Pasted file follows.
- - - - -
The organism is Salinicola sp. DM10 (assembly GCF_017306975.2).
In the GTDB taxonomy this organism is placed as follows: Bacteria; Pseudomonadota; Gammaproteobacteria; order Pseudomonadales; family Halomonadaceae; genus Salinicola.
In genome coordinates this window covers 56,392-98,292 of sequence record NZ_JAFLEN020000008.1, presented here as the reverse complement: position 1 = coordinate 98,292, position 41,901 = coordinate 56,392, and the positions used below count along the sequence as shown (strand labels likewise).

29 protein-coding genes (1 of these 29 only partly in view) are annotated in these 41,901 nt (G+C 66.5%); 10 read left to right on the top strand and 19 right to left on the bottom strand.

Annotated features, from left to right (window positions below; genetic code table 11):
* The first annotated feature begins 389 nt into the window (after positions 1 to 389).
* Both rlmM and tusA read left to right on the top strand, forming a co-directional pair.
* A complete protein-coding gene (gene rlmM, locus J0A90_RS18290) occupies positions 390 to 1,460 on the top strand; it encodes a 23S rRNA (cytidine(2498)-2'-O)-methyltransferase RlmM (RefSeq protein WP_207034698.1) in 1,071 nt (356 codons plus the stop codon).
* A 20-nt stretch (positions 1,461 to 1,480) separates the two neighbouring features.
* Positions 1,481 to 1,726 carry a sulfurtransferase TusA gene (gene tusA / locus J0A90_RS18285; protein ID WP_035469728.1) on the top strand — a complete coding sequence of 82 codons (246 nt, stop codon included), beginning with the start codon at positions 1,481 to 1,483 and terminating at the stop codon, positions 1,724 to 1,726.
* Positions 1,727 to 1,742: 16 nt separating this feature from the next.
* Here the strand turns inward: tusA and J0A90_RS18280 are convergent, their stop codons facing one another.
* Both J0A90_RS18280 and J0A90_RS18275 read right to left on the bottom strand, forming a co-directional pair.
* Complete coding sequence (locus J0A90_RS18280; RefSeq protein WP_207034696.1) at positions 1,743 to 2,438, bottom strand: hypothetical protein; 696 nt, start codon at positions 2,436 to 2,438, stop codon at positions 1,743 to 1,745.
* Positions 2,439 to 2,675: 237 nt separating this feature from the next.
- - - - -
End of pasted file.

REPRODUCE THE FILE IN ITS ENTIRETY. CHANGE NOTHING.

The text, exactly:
The organism is Salinicola sp. DM10 (assembly GCF_017306975.2).
In the GTDB taxonomy this organism is placed as follows: Bacteria; Pseudomonadota; Gammaproteobacteria; order Pseudomonadales; family Halomonadaceae; genus Salinicola.
In genome coordinates this window covers 56,392-98,292 of sequence record NZ_JAFLEN020000008.1, presented here as the reverse complement: position 1 = coordinate 98,292, position 41,901 = coordinate 56,392, and the positions used below count along the sequence as shown (strand labels likewise).

29 protein-coding genes (1 of these 29 only partly in view) are annotated in these 41,901 nt (G+C 66.5%); 10 read left to right on the top strand and 19 right to left on the bottom strand.

Annotated features, from left to right (window positions below; genetic code table 11):
* The first annotated feature begins 389 nt into the window (after positions 1 to 389).
* Both rlmM and tusA read left to right on the top strand, forming a co-directional pair.
* A complete protein-coding gene (gene rlmM, locus J0A90_RS18290) occupies positions 390 to 1,460 on the top strand; it encodes a 23S rRNA (cytidine(2498)-2'-O)-methyltransferase RlmM (RefSeq protein WP_207034698.1) in 1,071 nt (356 codons plus the stop codon).
* A 20-nt stretch (positions 1,461 to 1,480) separates the two neighbouring features.
* Positions 1,481 to 1,726 carry a sulfurtransferase TusA gene (gene tusA / locus J0A90_RS18285; protein ID WP_035469728.1) on the top strand — a complete coding sequence of 82 codons (246 nt, stop codon included), beginning with the start codon at positions 1,481 to 1,483 and terminating at the stop codon, positions 1,724 to 1,726.
* Positions 1,727 to 1,742: 16 nt separating this feature from the next.
* Here the strand turns inward: tusA and J0A90_RS18280 are convergent, their stop codons facing one another.
* Both J0A90_RS18280 and J0A90_RS18275 read right to left on the bottom strand, forming a co-directional pair.
* Complete coding sequence (locus J0A90_RS18280; RefSeq protein WP_207034696.1) at positions 1,743 to 2,438, bottom strand: hypothetical protein; 696 nt, start codon at positions 2,436 to 2,438, stop codon at positions 1,743 to 1,745.
* Positions 2,439 to 2,675: 237 nt separating this feature from the next.